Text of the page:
Oh, and I tried to save a few bucks and do the web design myself by learning Photoshop on the fly. That was hilarious. Here… see for yourself.

Get someone on your team who will give objective feedback. Keep that expert at an arm’s length.

The Ukrainian developers were getting paid to do what I asked them to, not to tell me I was wrong. And my friends and family who were helping me either drank the Kool Aid, incorrectly believed we were doing everything right, or didn’t want to hurt my feelings and tell me when we were headed down the wrong path.  Do yourself a favor and hire someone whose job it is to tell you when you’re wrong, why you’re wrong (so you don’t do it again), and how to fix it.

I found some guys who go by the name “Web Cardinals” who did this in 2010 but they were so brutal that I fired them after 10 hours.

Six months later, after all what they told me would happen happened, I went back to get their help. We’ve been working together successfully for a year now.

Just because you can dream up a feature doesn’t mean you should add it.

One feature I wanted added in Whinot 1.0 would have allowed users to help finance the business in a crowdfunding-type model. I thought it would be cool. Oh, and another one was the ability to share and sell documents.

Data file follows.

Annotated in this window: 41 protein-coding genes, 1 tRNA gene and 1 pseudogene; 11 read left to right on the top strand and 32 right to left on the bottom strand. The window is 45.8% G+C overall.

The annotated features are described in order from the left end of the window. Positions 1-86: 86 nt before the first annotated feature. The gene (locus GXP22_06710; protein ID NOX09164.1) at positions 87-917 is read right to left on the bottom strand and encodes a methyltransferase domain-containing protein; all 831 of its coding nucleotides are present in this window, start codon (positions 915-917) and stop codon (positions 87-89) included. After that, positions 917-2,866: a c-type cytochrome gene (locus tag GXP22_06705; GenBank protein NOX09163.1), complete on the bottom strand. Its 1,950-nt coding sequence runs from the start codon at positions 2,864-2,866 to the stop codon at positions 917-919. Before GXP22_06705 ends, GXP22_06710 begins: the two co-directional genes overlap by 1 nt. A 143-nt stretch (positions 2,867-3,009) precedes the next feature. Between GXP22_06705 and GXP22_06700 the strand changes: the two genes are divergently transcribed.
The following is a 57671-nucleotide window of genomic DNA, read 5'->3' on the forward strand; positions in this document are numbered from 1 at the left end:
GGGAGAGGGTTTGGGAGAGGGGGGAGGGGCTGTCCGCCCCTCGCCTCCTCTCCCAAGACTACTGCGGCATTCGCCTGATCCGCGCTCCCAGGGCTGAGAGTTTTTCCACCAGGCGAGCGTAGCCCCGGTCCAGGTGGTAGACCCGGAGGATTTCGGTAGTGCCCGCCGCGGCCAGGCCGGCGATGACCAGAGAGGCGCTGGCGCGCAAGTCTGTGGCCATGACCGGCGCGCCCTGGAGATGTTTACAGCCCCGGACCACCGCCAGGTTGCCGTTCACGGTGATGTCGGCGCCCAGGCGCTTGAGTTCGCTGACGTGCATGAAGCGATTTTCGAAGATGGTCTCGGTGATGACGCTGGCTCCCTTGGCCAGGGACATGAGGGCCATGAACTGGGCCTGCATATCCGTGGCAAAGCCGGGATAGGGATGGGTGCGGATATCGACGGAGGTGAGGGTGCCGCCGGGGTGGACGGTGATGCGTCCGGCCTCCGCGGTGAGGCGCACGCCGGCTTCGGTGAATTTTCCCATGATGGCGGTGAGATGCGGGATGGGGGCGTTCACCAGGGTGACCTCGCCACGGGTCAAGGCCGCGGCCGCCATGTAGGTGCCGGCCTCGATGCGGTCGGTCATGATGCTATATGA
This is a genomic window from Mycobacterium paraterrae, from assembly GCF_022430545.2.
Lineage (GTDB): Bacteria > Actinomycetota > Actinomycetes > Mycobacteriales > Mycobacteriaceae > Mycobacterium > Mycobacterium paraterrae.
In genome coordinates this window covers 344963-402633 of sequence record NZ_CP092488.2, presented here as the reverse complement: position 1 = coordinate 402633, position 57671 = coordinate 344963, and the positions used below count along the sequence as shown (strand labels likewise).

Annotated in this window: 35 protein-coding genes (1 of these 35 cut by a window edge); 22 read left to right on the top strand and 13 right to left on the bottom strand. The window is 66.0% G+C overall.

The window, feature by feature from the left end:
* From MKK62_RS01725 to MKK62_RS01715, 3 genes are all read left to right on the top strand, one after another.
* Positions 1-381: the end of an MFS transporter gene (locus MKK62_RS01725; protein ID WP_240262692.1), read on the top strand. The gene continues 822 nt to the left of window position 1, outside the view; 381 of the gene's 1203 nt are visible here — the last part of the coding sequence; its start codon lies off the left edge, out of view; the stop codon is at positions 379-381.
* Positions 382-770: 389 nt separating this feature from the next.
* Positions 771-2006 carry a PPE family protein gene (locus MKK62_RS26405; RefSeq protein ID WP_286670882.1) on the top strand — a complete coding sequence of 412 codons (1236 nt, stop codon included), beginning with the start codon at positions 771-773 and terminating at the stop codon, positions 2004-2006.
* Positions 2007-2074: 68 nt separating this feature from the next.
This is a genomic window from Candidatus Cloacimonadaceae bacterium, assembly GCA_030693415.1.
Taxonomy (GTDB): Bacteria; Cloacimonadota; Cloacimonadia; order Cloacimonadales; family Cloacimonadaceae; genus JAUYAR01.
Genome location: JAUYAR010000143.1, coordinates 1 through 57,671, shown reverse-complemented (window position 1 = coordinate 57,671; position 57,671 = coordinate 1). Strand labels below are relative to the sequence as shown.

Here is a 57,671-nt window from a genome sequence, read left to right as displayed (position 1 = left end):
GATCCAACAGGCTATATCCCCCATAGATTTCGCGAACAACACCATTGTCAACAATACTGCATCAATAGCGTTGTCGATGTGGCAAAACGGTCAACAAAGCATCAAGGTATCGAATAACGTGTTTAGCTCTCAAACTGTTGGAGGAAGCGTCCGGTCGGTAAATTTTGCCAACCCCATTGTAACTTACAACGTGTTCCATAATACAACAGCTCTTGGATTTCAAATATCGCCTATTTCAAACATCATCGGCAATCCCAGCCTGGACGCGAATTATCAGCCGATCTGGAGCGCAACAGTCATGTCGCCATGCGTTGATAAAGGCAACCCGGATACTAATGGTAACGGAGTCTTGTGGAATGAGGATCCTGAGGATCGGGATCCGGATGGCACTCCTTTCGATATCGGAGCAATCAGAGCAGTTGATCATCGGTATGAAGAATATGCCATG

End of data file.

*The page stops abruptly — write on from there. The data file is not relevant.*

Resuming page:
Well, now I had three business models within my tiny little startup. None of them worked, and together they were really confusing. I was trying to fly a plane with three or four wings.

Designing the concept is work, too. Don’t be too anxious to jump to development. You will save money in the long run with well-thought-out designs.

Fast forward to 2011, after I spent $18,000 on three-wing aircraft that crashed and burned. The whole 1.0 process was not a waste, by any means. I learned a ton about what customers and experts wanted. It was time to start over. Back to the design documents.

In January, I re-hired the guys (the brutes) I fired last year because I knew they were what I needed to succeed.  From January through September this year, we worked on process flows, wireframes and use cases.